Life’s longing for itself…

6 thoughts on “Life’s longing for itself…”

  1. Another thought-provoking post, Gayle. Also heart- and memory-stirring. I especially like the question you pose about parents “giving too much power to their children.” I think you mean, what does it mean to be in a power relationship with one’s children? But I know that I as a parent, trying to do things differently from my father who was controlling and thoroughly believed his duty was to control my upbringing, I had a very difficult time not getting into what we called “power struggles” with my son. I think this generation of parents understands, or thinks they do, that children sometimes (often?) need limits set by parents, not because the parents are on a power trip, but because they’re grown up with a grown-up’s perspective and hopefully some wisdom. Or maybe you’re not equating limit-setting with disempowering children.


    1. Hi Anita, Personally I think limit-setting is a good thing, though it will and should be challenged as a child moves into teen years and older. I think inevitably there will be some degree of “power struggle” as you say, as the child gains independence. That seems like a normal process of indivuation and independence-building, which obviously is not always going to go smoothly. Not necessarily anyone’s fault, though perhaps it can go a little more smoothly if the parent, as you said, exhibit’s some wisdom. Personally I don’t equate “grown-up” with wisdom. People can grow old and never attain it. Some young people have it from the start. Go figure. I’m talking about full respect for children as dignified, worthy human beings, full-bore. I’m talking about the power of respect and non-violence (emotional and physical), not the specifics of child-rearing.
      Is that more clear? Hope so, but let me know if it isn’t. xo, g


  2. As usual, very well written. Thought provoking…hmmm.

    Raising children… Make that …Bearing children and guiding them.

    I think it’s hard to raise children in a way other than the way one was raised in the first place. It’s easy to use methods that seem comfortable, routine. And although one may have bad memories of some of the things one’s parents did while raising one, if one has any amount of self-esteem, success, happiness… then it’s easy to say, “Well, they may have used methods I don’t approve of –but, hey, it worked. I’m happy”, or “I’m successful, or “I have self-esteem.”

    I know having children made me seek guidance from a lot of books, but my basic instinct on how to deal with my children came from the way my parents dealt with me. … raised me, if you will. And like me, my parents probably made a lot of mistakes. Unlike me, my parents never seemed to seek advice about how to “raise” me. There were no “how to” books on the shelf. I think I was just blessed that, although they had faults, they were very loving people and loved me very much.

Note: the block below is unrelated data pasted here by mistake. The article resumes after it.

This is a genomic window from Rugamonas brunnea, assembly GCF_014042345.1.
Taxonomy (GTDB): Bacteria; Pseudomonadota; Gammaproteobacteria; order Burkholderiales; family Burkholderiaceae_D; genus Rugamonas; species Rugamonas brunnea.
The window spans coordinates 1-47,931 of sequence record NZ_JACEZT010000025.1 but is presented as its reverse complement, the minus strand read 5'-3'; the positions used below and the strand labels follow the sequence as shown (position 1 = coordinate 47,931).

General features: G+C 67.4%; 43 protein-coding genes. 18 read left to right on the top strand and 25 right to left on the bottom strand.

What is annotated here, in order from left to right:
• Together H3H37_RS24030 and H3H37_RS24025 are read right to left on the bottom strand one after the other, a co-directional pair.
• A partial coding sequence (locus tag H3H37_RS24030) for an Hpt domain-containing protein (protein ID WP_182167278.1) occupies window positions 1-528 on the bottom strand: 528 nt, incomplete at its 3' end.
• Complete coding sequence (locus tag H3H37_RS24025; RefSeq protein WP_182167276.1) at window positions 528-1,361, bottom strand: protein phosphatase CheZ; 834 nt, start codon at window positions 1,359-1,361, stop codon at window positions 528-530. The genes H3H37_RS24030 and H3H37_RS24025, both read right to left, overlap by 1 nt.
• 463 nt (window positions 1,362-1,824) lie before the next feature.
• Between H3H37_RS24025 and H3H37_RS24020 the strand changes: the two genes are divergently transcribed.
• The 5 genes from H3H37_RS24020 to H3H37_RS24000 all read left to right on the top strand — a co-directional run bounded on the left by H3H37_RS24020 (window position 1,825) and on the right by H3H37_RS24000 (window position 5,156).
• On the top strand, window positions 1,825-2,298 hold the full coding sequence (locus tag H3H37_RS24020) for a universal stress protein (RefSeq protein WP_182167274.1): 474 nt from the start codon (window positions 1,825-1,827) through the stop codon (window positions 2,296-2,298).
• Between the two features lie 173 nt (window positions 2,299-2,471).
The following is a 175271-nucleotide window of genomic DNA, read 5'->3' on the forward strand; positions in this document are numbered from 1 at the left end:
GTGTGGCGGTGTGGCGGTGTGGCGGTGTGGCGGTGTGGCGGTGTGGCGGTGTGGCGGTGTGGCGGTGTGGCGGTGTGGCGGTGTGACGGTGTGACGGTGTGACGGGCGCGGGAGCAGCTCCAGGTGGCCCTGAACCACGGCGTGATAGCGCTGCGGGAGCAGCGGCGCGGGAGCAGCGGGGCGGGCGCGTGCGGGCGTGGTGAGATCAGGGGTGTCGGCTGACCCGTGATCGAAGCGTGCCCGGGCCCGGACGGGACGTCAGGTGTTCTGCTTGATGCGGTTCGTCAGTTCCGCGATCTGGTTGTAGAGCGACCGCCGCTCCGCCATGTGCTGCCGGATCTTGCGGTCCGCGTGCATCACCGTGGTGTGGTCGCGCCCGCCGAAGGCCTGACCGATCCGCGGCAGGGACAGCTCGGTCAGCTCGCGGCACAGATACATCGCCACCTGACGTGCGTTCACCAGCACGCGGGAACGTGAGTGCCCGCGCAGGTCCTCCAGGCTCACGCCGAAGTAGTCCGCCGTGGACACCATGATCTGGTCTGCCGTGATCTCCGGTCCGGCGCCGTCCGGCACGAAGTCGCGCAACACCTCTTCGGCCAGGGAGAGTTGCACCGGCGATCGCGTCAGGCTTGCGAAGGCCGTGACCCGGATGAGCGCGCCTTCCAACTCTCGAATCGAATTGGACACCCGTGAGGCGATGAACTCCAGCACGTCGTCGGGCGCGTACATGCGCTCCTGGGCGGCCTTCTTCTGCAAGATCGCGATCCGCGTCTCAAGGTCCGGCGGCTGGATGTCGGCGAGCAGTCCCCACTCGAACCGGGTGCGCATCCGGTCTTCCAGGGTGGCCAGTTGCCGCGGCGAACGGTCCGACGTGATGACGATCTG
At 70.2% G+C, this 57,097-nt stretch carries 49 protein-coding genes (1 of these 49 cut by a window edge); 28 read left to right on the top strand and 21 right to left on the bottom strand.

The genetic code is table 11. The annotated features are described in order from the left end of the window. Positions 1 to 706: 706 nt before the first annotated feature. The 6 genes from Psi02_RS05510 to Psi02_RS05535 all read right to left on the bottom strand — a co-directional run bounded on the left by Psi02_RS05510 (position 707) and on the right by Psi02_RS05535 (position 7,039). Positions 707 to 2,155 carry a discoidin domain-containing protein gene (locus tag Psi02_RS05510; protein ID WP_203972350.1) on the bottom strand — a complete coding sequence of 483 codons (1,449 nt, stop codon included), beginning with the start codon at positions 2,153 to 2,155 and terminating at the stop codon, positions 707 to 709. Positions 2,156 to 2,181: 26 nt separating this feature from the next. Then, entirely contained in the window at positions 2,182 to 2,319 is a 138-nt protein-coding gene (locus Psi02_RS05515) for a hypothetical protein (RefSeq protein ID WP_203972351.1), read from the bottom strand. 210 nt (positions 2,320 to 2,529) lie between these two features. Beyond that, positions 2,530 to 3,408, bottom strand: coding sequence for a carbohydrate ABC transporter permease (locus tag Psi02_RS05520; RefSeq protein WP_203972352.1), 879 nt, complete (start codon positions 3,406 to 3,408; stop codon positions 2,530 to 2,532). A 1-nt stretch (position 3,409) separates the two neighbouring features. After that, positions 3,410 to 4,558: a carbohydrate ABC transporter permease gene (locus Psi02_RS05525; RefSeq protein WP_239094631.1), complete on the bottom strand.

Having, guiding, dare I say raising children into responsible, caring, happy people is a daunting prospect. I see it now with our daughter, her wife and their daughter.
    It’s hard…really hard.. To know if you are “doing it the right way”.
    That sentence has so many variables: “doing it”…Raising? Guiding? Leading? Teaching?… “the right way”…”right way” …by whose standards.

    Then there is that truth that these children that we bear and bring to this earth have their own power and insight. Maybe the best we can hope for is that our “techniques” to “lead” these children into adulthood do not get in the way of their purpose.

    Lots of thought provoking here.
    Thanks for your post.

    Liked by 1 person

    1. Ah yes Sue. I’m quite certain there is no one right way to guide/raise/teach children. Anyway, I’m no expert, and made lots of mistakes myself. What I have in me is the child who was alive 60 years ago, still alive today. I remember feeling whole. Not understanding being treated “less than”, even if that was the norm for how parents and teachers treated children back then. What Gibran’s poem recognizes I believe is what you say in your last paragraph. “…that truth that these children that we bear and bring to this earth have their own power and insight. Maybe the best we can hope for is that our “techniques” to “lead” these children into adulthood do not get in the way of their purpose.”
      Recognizing children’s own power and insight, and getting out of the way of their purpose in life — that seems huge and important to me. I believe they can be our teachers just as much, or perhaps even more, than we are theirs. True, we have responsibility for guiding them and keeping them safe in the early years. But, it’s about not making assumptions and presuming because they are small they are not fully human and fully worthy of our respect. I know Mattie’s mother, and Malala’s father honor their children because I have seen both of them in dialogue with their children. The love and respect is palpable. I imagine Xiuhtezcatl ‘s parents also honor him. How else would he develop such a caring heart, articulate mind, and the courage and self-confidence to bring himself fully to the dialogue of the world?


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